It's True, It's True, It's True

What does the transcript of a 17th century Italian rape trial reveal about the state of the world nowadays? That, despite 400 years of supposed social progress, the impulse to blame rape victims and protect the perpetrators doesn’t seem to have disappeared. In a festival full of testimonials and denouncements of violence against women, It’s True, It’s True, It’s True, presents us with perhaps the earliest: that of baroque painter, Artemisia Gentileschi, who bravely defied norms by prosecuting her well-connected tutor and rapist, Agostino Tassi.

Brilliantly intelligent, multi-layered and charged with moral outrage

Performed by Sophie Steer, Kathryn Bond, Ellice Stevens the trio quickly reveal the double standards at play in the Renaissance and contemporary legal systems with every one of Gentileschi’s claims disputed, pored over and distorted beyond recognition.Tassi, in the employ of the Pope, is unsurprisingly given the benefit of the doubt and spared from facing the consequences of his bringing to mind a worrying amount of modern example such as Brock Turner. Steer, as Tassi, is full of quiet menace and uncannily evokes the unearned overconfidence of a man who thinks he’s beyond reproach. Like RashDash proved in Two Man Show, it seems the best way to properly interrogate toxic male behaviour is to get a woman to play one.

BREACH have certainly made a name for themselves with their distinctive style: reconstructing historical events from verbatim documents to interrogate the present and using theatre’s theatricality to explore the arts’ ability to reframe the narrative. It’s True, It’s True, It’s True, is perhaps the clearest example of this with the trio reconstructing and deconstructing Gentilsechi’s paintings to highlight importance of including female perspectives to get closer to the truth. As with all of BREACH’s work the truth is a slippery thing and the company refuse to end on an easy-to-digest note, attempting to redefine Gentileschi as the groundbreaking artist and woman she was rather than reducing her to her victimhood. It’s True, It’s True, It’s True is brilliantly intelligent, multi-layered and charged with moral outrage – let’s hope time is well and truly up for men like Tassi.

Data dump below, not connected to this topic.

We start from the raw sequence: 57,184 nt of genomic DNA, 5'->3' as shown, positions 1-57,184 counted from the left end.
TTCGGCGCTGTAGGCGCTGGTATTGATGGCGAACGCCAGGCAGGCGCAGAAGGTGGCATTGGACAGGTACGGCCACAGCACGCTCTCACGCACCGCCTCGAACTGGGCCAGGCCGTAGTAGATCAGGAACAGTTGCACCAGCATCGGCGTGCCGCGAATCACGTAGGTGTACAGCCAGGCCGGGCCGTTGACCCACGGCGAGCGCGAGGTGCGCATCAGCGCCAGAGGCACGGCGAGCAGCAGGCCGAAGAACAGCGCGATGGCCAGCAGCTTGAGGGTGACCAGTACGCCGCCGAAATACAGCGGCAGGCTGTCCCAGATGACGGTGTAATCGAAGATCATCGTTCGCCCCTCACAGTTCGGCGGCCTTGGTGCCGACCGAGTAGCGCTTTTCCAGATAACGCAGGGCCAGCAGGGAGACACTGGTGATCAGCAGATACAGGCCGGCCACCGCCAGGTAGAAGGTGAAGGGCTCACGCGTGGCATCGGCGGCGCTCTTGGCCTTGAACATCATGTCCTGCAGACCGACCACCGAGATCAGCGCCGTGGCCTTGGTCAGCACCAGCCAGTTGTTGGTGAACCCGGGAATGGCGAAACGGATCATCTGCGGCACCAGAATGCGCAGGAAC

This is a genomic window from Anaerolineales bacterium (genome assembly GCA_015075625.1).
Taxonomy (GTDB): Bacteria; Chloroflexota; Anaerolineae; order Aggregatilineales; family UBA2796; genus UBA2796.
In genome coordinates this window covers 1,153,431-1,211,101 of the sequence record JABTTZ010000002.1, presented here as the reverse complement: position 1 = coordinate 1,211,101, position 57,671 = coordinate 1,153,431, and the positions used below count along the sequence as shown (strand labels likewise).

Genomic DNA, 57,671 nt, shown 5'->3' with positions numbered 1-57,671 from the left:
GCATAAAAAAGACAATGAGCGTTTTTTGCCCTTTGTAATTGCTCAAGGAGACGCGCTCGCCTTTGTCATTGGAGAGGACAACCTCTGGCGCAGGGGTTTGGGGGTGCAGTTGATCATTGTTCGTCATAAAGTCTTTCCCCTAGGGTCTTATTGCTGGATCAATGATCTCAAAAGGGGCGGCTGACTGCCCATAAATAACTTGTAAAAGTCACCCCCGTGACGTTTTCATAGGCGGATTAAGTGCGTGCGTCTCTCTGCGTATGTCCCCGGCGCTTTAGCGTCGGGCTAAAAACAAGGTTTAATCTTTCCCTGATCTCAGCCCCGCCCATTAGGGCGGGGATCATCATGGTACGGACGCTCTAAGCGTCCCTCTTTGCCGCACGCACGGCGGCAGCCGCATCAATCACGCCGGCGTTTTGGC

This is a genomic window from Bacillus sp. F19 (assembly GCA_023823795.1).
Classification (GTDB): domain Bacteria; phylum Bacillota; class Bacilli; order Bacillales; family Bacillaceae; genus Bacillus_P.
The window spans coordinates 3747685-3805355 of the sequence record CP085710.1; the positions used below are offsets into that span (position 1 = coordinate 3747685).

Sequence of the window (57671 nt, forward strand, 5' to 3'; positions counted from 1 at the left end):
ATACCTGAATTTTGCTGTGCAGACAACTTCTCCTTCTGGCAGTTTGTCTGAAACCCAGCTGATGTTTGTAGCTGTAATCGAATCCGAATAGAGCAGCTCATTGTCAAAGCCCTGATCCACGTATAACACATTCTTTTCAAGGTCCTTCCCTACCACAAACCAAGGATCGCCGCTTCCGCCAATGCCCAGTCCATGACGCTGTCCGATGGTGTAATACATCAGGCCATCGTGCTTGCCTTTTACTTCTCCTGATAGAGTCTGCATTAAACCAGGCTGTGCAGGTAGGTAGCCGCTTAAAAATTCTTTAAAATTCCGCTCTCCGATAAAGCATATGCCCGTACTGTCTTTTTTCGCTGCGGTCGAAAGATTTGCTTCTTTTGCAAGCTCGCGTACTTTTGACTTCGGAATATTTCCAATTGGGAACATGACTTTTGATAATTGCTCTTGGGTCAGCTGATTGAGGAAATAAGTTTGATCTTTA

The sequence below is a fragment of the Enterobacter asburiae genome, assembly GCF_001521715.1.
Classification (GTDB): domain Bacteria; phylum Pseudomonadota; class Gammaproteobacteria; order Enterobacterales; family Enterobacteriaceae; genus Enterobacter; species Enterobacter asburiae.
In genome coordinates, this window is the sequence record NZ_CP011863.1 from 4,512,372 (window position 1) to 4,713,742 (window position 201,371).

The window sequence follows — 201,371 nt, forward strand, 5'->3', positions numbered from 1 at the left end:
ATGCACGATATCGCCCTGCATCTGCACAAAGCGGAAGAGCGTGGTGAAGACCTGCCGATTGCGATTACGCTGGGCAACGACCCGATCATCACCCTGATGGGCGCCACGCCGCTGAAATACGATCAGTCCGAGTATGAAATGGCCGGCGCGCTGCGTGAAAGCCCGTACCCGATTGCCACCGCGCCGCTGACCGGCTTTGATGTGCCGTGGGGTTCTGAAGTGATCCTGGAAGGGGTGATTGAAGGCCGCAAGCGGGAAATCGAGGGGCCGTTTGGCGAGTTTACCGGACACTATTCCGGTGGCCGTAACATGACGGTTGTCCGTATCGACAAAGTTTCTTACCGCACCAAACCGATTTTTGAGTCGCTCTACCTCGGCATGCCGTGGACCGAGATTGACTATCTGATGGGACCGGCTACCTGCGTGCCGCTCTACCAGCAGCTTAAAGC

Reviews by Liam Rees

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Since you’re here…

… we have a small favour to ask. We don't want your money to support a hack's bar bill at Abattoir, but if you have a pound or two spare, we really encourage you to support a good cause. If this review has either helped you discover a gem or avoid a turkey, consider doing some good that will really make a difference.

You can donate to the charity of your choice, but if you're looking for inspiration, there are three charities we really like.

Mama Biashara
Kate Copstick’s charity, Mama Biashara, works with the poorest and most marginalised people in Kenya. They give grants to set up small, sustainable businesses that bring financial independence and security. That five quid you spend on a large glass of House White? They can save someone’s life with that. And the money for a pair of Air Jordans? Will take four women and their fifteen children away from a man who is raping them and into a new life with a moneymaking business for Mum and happiness for the kids.
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Performances

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The Blurb

Fringe First and Total Theatre Award-winning Breach (Tank, The Beanfield) restage the 1612 trial of Agostino Tassi for the rape of baroque painter Artemisia Gentileschi. Based on surviving court transcripts, this new play dramatises the seven-month trial that gripped Renaissance Rome, and asks how much has changed in the last four centuries. Blending myth, history and contemporary commentary, this is the story of how a woman took revenge through her art to become one of the most successful painters of her generation. 'Theatrically ambitious and boldly political' (Guardian). Untapped Award winner 2018.

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